From the editors:
Debates about the purpose of civics and citizenship education and the social sciences more generally continue to be front and centre in the news. Stimulated by the recent comments by Federal Education Minister, Alan Tudge, there is ongoing discussion - that has become heated at times - about how we should teach and learn about our history (or histories!) and what it means to be a member of the Australian community.
Tudge identified several areas in the current draft version of the Australian Curriculum that he argued were unacceptable. Relevant to readers of The Social Educator were his comments about Citizenship and History. He suggested that the curriculum was too negative, and focused on the history of slavery, imperialism, and colonisation. Furthermore, he was critical of the way that Anzac Day was presented as a contested idea, rather than ‘the most sacred of all days’; something that is concerning as we strive to educate critical thinkers.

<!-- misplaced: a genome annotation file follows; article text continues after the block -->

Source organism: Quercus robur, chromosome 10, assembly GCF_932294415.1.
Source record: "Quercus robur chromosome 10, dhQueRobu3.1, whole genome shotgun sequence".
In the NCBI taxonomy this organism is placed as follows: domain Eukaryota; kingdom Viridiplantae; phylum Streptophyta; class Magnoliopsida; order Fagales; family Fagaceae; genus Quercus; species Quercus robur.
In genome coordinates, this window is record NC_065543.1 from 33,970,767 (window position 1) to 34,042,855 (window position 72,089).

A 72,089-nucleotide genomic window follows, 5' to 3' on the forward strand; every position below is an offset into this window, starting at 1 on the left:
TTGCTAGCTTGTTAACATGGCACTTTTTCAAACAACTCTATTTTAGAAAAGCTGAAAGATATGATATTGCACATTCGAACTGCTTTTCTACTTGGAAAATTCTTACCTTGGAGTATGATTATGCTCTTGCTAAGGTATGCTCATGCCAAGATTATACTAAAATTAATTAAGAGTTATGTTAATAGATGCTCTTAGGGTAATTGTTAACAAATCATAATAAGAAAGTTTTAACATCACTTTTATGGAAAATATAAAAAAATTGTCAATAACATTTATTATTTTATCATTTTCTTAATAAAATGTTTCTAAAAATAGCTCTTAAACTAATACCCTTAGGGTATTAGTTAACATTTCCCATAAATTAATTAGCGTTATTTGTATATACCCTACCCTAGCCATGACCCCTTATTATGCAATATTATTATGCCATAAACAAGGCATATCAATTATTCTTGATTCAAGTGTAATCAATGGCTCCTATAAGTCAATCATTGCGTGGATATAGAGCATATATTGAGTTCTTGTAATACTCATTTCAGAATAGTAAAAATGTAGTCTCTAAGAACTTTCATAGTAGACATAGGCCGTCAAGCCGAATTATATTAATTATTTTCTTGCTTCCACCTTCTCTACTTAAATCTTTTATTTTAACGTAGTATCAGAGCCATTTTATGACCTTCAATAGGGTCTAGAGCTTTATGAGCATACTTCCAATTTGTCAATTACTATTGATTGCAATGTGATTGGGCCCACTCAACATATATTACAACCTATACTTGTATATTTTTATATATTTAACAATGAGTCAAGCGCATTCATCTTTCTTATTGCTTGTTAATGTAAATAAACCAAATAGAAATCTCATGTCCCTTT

Read more in Issue 39(3)
No Minister. Examining recent commentary on the draft Australian History and Civics and Citizenship curriculum
Peter Brett, Keith Heggart and Sophie Fenton
Naturally enough? Children, climate anxiety and the importance of hope
John Buchanan, Kimberley Pressick-Kilborn and Jennifer Fergusson.
Auto-ethnographic reflections upon “Lived Citizenship” as a Curriculum Space in the context of the Australian Curriculum
Lisa Cary and Marc Pruyn